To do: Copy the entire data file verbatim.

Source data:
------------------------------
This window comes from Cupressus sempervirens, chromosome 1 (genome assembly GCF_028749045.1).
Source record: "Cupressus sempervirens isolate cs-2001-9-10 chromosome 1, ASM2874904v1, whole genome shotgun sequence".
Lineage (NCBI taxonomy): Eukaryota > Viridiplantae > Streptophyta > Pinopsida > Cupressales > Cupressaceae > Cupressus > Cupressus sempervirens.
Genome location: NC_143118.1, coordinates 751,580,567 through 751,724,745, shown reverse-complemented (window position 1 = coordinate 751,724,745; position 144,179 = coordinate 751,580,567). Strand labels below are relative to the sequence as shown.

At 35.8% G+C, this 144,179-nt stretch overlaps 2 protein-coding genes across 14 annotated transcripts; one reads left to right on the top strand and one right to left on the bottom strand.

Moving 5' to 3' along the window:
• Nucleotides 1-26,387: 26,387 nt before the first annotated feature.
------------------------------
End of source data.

This window comes from Cupressus sempervirens, chromosome 1 (genome assembly GCF_028749045.1).
Source record: "Cupressus sempervirens isolate cs-2001-9-10 chromosome 1, ASM2874904v1, whole genome shotgun sequence".
Lineage (NCBI taxonomy): Eukaryota > Viridiplantae > Streptophyta > Pinopsida > Cupressales > Cupressaceae > Cupressus > Cupressus sempervirens.
Genome location: NC_143118.1, coordinates 751,580,567 through 751,724,745, shown reverse-complemented (window position 1 = coordinate 751,724,745; position 144,179 = coordinate 751,580,567). Strand labels below are relative to the sequence as shown.

At 35.8% G+C, this 144,179-nt stretch overlaps 2 protein-coding genes across 14 annotated transcripts; one reads left to right on the top strand and one right to left on the bottom strand.

Moving 5' to 3' along the window:
• Nucleotides 1-26,387: 26,387 nt before the first annotated feature.